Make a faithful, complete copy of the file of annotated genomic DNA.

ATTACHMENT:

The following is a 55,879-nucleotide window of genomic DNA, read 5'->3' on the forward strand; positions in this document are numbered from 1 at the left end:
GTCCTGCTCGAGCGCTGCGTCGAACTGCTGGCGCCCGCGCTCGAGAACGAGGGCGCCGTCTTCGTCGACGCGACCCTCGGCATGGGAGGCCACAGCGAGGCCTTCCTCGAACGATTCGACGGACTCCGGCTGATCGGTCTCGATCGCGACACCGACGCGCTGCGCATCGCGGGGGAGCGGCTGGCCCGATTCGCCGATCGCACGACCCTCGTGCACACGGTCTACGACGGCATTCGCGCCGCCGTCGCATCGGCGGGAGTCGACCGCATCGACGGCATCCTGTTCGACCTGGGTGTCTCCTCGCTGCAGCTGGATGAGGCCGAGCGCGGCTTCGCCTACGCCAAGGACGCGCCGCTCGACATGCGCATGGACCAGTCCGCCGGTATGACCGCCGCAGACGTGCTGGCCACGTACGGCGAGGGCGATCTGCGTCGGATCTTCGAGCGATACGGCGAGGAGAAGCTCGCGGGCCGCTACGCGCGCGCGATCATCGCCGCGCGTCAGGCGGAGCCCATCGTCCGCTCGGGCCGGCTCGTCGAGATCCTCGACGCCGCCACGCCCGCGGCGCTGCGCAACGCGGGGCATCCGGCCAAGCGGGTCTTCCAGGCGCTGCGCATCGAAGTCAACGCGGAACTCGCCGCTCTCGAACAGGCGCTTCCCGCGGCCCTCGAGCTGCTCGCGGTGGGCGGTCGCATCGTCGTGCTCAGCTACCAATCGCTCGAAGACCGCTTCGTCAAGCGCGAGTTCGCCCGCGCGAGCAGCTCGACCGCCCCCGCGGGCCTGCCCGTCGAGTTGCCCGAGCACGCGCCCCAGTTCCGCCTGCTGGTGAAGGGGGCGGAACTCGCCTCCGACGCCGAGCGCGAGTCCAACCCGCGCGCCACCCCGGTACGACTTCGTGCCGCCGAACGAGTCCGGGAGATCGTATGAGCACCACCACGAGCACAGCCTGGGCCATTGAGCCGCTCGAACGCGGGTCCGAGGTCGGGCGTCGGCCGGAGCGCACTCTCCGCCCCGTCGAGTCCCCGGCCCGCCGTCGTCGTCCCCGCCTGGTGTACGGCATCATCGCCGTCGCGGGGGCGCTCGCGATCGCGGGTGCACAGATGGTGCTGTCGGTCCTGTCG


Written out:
The following is a 55,879-nucleotide window of genomic DNA, read 5'->3' on the forward strand; positions in this document are numbered from 1 at the left end:
GTCCTGCTCGAGCGCTGCGTCGAACTGCTGGCGCCCGCGCTCGAGAACGAGGGCGCCGTCTTCGTCGACGCGACCCTCGGCATGGGAGGCCACAGCGAGGCCTTCCTCGAACGATTCGACGGACTCCGGCTGATCGGTCTCGATCGCGACACCGACGCGCTGCGCATCGCGGGGGAGCGGCTGGCCCGATTCGCCGATCGCACGACCCTCGTGCACACGGTCTACGACGGCATTCGCGCCGCCGTCGCATCGGCGGGAGTCGACCGCATCGACGGCATCCTGTTCGACCTGGGTGTCTCCTCGCTGCAGCTGGATGAGGCCGAGCGCGGCTTCGCCTACGCCAAGGACGCGCCGCTCGACATGCGCATGGACCAGTCCGCCGGTATGACCGCCGCAGACGTGCTGGCCACGTACGGCGAGGGCGATCTGCGTCGGATCTTCGAGCGATACGGCGAGGAGAAGCTCGCGGGCCGCTACGCGCGCGCGATCATCGCCGCGCGTCAGGCGGAGCCCATCGTCCGCTCGGGCCGGCTCGTCGAGATCCTCGACGCCGCCACGCCCGCGGCGCTGCGCAACGCGGGGCATCCGGCCAAGCGGGTCTTCCAGGCGCTGCGCATCGAAGTCAACGCGGAACTCGCCGCTCTCGAACAGGCGCTTCCCGCGGCCCTCGAGCTGCTCGCGGTGGGCGGTCGCATCGTCGTGCTCAGCTACCAATCGCTCGAAGACCGCTTCGTCAAGCGCGAGTTCGCCCGCGCGAGCAGCTCGACCGCCCCCGCGGGCCTGCCCGTCGAGTTGCCCGAGCACGCGCCCCAGTTCCGCCTGCTGGTGAAGGGGGCGGAACTCGCCTCCGACGCCGAGCGCGAGTCCAACCCGCGCGCCACCCCGGTACGACTTCGTGCCGCCGAACGAGTCCGGGAGATCGTATGAGCACCACCACGAGCACAGCCTGGGCCATTGAGCCGCTCGAACGCGGGTCCGAGGTCGGGCGTCGGCCGGAGCGCACTCTCCGCCCCGTCGAGTCCCCGGCCCGCCGTCGTCGTCCCCGCCTGGTGTACGGCATCATCGCCGTCGCGGGGGCGCTCGCGATCGCGGGTGCACAGATGGTGCTGTCGGTCCTGTCG